I_Due_01.gifRosa Feola as Inez and Annalisa Stroppa as Cherubino [Photo by Silvia Lelli]

Despite a necessary suspension of disbelief, the French comedy (and the Italian libretto derived from it) is less a farce than a semi-serious drama, a study in characters where psychological depth is not missing. Both veteran couples, the masters and the servants, seem worn-out and complain about the ephemeral nature of romance; moreover, the Countess is aware that Almaviva is still attracted by Susanna, so that the general reconciliation in the finale seems highly perfunctory. Is there such a thing as a happy marriage in the long run, and will the brand-new couple escape what seems a general fate? A further sequel was perhaps in sight, but none has written it so far.

Mercadante’s music adheres to the subject matter with admirable cleverness, if not with a particularly idiomatic style. One tastes now and then Mozart’s subtle characterization of both vocal and instrumental color, but more often the model is provided by Rossini, up to quotations or paraphrases of individual themes. Intoxicating accelerandos and crescendos in the large-scale multisectional ensembles were rather commonplace at that time, as were extended cantabile arches or abrupt dramatic twists in the harmony. Summoning such names as (again) Rossini, or Bellini, or Donizetti would seem unnecessary, were it not to avow that in most instances Mercadante can well stand up to the paragon.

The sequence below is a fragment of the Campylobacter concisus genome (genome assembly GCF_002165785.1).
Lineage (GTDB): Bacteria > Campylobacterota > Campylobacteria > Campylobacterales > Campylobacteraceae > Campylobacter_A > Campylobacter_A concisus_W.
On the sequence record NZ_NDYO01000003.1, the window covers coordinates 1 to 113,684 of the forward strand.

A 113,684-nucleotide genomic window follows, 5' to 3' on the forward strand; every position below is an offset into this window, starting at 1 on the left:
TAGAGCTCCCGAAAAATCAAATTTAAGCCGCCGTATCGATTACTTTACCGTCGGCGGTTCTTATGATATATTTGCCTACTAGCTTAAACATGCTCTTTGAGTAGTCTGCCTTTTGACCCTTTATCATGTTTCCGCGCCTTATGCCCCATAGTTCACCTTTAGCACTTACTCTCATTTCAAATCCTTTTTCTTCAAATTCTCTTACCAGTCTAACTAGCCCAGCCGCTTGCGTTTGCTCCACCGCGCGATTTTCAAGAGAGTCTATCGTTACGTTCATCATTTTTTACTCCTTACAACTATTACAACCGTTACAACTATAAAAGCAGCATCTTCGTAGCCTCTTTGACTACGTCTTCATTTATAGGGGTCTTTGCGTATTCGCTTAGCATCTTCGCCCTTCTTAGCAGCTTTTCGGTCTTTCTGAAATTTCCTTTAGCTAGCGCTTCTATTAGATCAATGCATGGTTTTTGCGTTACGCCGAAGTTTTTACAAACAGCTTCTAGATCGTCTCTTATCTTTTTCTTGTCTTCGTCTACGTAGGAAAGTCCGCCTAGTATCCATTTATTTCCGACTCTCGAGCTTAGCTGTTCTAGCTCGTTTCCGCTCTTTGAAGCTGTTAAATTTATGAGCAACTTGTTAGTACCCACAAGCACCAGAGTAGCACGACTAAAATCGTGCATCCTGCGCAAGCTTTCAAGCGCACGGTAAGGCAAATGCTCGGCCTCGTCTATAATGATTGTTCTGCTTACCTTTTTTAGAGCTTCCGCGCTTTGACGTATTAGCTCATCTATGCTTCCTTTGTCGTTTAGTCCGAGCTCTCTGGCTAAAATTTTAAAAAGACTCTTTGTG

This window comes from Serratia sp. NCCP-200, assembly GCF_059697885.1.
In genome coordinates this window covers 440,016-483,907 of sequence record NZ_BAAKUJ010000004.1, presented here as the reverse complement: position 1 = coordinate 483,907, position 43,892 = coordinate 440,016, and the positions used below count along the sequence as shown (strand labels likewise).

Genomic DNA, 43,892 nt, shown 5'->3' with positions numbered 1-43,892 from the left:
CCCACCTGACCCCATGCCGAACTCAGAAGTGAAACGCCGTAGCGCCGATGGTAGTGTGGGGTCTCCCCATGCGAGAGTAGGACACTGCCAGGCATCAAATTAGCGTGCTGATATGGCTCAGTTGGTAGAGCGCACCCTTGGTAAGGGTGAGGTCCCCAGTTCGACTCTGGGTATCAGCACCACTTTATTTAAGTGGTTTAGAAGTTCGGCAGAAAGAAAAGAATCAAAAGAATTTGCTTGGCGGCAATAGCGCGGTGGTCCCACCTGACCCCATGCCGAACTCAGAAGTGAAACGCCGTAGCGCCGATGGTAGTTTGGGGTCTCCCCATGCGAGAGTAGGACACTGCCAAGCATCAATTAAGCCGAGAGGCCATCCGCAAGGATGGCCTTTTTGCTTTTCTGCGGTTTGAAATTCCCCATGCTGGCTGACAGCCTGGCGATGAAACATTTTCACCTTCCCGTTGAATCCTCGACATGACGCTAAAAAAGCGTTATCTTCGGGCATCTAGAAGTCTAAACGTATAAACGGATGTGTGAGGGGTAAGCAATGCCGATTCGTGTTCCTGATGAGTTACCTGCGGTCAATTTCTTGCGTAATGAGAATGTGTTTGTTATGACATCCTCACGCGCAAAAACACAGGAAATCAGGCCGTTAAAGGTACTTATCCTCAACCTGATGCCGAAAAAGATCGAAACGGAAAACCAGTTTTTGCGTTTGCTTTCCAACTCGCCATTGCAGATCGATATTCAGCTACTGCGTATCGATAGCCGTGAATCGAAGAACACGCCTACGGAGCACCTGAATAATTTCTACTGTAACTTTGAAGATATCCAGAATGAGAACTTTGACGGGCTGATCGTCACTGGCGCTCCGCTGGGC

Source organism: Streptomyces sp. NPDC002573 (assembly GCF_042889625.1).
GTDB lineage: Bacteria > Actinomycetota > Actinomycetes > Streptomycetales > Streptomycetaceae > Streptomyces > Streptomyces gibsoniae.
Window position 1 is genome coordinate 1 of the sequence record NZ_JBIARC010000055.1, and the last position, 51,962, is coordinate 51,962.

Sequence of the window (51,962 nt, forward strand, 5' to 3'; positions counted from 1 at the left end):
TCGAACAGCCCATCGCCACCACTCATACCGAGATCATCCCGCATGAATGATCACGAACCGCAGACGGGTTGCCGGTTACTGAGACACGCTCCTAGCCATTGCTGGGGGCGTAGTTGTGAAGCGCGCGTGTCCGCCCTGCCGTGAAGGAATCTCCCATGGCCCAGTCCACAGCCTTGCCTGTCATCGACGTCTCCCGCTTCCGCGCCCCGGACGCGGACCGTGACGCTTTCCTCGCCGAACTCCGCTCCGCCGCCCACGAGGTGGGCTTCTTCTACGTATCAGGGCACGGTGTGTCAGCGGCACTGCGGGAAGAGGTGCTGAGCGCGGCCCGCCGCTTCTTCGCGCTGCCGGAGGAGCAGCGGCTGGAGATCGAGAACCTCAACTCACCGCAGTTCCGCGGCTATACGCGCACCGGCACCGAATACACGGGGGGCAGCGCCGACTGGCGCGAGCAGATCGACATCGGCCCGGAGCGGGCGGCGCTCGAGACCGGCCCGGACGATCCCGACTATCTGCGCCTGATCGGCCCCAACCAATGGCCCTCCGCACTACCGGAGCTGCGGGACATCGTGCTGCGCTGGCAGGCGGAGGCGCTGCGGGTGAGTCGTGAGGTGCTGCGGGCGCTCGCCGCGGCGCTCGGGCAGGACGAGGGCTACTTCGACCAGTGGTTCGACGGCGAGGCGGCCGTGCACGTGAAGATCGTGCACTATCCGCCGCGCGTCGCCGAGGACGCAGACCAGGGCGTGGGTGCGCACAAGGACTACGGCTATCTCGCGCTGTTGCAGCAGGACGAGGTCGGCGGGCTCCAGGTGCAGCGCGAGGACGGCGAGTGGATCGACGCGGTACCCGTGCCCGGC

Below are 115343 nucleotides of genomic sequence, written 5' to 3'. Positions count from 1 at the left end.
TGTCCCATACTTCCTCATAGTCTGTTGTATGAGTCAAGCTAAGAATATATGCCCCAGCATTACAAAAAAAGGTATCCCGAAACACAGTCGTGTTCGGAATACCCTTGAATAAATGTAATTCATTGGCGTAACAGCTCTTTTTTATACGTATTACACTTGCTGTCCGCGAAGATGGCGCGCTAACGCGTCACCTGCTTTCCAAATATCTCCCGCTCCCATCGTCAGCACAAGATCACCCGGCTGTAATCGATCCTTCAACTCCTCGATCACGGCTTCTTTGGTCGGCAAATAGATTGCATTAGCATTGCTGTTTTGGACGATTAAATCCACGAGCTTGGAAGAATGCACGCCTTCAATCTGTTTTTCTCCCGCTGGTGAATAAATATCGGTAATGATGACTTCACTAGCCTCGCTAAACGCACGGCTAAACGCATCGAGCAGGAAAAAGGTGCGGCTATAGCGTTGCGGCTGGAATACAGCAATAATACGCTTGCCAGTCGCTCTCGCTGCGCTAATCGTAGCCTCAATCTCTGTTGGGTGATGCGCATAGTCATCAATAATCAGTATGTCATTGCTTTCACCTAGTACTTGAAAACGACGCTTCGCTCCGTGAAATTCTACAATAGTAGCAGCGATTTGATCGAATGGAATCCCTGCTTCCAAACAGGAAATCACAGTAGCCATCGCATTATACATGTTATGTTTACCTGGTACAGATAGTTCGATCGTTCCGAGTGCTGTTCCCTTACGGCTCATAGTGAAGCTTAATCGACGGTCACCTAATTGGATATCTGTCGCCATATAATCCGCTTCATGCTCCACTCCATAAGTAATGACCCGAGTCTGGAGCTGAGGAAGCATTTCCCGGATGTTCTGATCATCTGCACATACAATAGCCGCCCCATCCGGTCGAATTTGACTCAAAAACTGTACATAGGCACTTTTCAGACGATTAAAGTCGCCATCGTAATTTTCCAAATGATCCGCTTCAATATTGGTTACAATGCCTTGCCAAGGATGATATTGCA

I_Due_10.gifEleonora Buratto as Susanna and Mario Cassi as Figaro [Photo by Silvia Lelli]

Everything as expected, except for a decided vein of local color: not only the fandango once so dear to Mozart, but a regular orgy of rhythms and forms from Andalusia (after all, the action takes place in the castle of Aguas Frescas near Seville). Bolero, cachucha, polo and tirana keep infiltrating over and over the principals’ cavatinas and even the overture, while the large Italian-style arias, studded with virtuosic coloratura, demand vocalist with considerable natural gifts, technical skills, and style awareness.

Eleonora Buratto, whom I recently heard in Modena as a model Cleopatra in Handel’s Giulio Cesare, towered here in the role of Susanna, with all the remaining ladies accompanying her in triumphal procession: witty Asude Karayavuz as the Countess, mellow Rosa Feola as Inez, and Annalisa Stroppa as a Cherubino already eligible for the toughest Colbran roles. Among the gentlemen, duels of both physical and vocal energy between Mario Cassi as Figaro number one and Omar Montanari as Plagio, the playwright in distress much in the mould of Prosdocimo in Rossini’s (and Romani’s) Il Turco in Italia. Passion and melancholy in store from the high tenor Antonio Poli as Almaviva; Anicio Zorzi Giustiniani, a promising Baroque specialist, seemed underutilized in the cameo role of Torribio. Incredible but true: within such a brilliant company, hand-picked by Riccardo Muti, none exceeds the age of thirty; the same is more or less true for the youth orchestra “Luigi Cherubini”, another brainchild of Muti’s.

I_Due_13.gifAnicio Zorzi Giustiniani as Torribio, Mario Cassi as Figaro and Omar Montanari as Plagio [Photo by Silvia Lelli]

Emilio Sagi’s stage direction kept the action revolving within and around a patio decorated with eight columns in white plaster and lots of flowers. Everything, including costumes, as Spanish, rural and historically informed as one could wish. To be sure, Ravenna Festival is not the proper place for Eurotrash. The audience, having to face a complex plot without any subtitles to help them, seemed to appreciate, but the loudest applause was as usual for the local darling Muti, the man who is bringing Ravenna back on the international map of opera.

Carlo Vitali

I_Due_14.gifEleonora Buratto as Susanna and country lasses [Photo by Maurizio Montanari]